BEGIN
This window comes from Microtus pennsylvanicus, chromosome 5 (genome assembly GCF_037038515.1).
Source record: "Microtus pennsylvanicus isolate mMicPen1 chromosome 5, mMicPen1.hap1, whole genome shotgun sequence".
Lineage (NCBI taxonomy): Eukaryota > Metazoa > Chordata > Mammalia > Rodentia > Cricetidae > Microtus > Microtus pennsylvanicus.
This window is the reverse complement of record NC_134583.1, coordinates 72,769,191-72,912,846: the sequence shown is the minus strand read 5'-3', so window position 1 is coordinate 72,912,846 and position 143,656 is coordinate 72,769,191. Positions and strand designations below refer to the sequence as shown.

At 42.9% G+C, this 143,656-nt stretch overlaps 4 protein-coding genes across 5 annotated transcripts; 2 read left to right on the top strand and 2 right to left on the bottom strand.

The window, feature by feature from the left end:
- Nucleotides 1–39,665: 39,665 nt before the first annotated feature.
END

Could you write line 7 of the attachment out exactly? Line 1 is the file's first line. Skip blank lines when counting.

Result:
- Nucleotides 1–39,665: 39,665 nt before the first annotated feature.